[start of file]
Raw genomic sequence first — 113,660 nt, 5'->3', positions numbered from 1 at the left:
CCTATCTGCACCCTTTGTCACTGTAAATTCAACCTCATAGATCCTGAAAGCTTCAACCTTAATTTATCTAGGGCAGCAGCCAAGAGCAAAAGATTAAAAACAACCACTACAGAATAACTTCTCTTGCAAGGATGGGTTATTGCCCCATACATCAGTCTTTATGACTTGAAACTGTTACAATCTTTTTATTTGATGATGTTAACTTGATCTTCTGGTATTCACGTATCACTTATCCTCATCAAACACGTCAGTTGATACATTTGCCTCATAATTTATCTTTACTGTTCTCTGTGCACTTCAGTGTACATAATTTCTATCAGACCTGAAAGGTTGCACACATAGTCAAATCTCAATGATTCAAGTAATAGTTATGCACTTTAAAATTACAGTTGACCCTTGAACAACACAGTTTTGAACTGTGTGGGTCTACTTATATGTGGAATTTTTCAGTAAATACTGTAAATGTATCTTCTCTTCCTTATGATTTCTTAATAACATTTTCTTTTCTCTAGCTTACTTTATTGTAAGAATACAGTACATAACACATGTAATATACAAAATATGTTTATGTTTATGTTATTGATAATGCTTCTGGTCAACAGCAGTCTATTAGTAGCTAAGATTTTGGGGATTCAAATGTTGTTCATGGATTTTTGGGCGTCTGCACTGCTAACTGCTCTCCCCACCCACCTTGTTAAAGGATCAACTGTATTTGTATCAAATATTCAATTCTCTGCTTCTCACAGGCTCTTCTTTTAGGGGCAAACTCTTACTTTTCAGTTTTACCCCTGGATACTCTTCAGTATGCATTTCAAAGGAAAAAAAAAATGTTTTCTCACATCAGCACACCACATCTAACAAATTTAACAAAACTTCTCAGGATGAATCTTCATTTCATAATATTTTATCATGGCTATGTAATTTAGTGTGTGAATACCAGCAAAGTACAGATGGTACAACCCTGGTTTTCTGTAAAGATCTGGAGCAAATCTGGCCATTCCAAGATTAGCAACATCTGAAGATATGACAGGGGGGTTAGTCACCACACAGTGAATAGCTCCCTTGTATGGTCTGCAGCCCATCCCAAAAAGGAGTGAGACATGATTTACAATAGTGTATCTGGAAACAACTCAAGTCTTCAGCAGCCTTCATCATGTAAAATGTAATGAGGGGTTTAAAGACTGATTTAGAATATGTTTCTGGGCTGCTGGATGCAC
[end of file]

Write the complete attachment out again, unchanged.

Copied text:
Raw genomic sequence first — 113,660 nt, 5'->3', positions numbered from 1 at the left:
CCTATCTGCACCCTTTGTCACTGTAAATTCAACCTCATAGATCCTGAAAGCTTCAACCTTAATTTATCTAGGGCAGCAGCCAAGAGCAAAAGATTAAAAACAACCACTACAGAATAACTTCTCTTGCAAGGATGGGTTATTGCCCCATACATCAGTCTTTATGACTTGAAACTGTTACAATCTTTTTATTTGATGATGTTAACTTGATCTTCTGGTATTCACGTATCACTTATCCTCATCAAACACGTCAGTTGATACATTTGCCTCATAATTTATCTTTACTGTTCTCTGTGCACTTCAGTGTACATAATTTCTATCAGACCTGAAAGGTTGCACACATAGTCAAATCTCAATGATTCAAGTAATAGTTATGCACTTTAAAATTACAGTTGACCCTTGAACAACACAGTTTTGAACTGTGTGGGTCTACTTATATGTGGAATTTTTCAGTAAATACTGTAAATGTATCTTCTCTTCCTTATGATTTCTTAATAACATTTTCTTTTCTCTAGCTTACTTTATTGTAAGAATACAGTACATAACACATGTAATATACAAAATATGTTTATGTTTATGTTATTGATAATGCTTCTGGTCAACAGCAGTCTATTAGTAGCTAAGATTTTGGGGATTCAAATGTTGTTCATGGATTTTTGGGCGTCTGCACTGCTAACTGCTCTCCCCACCCACCTTGTTAAAGGATCAACTGTATTTGTATCAAATATTCAATTCTCTGCTTCTCACAGGCTCTTCTTTTAGGGGCAAACTCTTACTTTTCAGTTTTACCCCTGGATACTCTTCAGTATGCATTTCAAAGGAAAAAAAAAATGTTTTCTCACATCAGCACACCACATCTAACAAATTTAACAAAACTTCTCAGGATGAATCTTCATTTCATAATATTTTATCATGGCTATGTAATTTAGTGTGTGAATACCAGCAAAGTACAGATGGTACAACCCTGGTTTTCTGTAAAGATCTGGAGCAAATCTGGCCATTCCAAGATTAGCAACATCTGAAGATATGACAGGGGGGTTAGTCACCACACAGTGAATAGCTCCCTTGTATGGTCTGCAGCCCATCCCAAAAAGGAGTGAGACATGATTTACAATAGTGTATCTGGAAACAACTCAAGTCTTCAGCAGCCTTCATCATGTAAAATGTAATGAGGGGTTTAAAGACTGATTTAGAATATGTTTCTGGGCTGCTGGATGCAC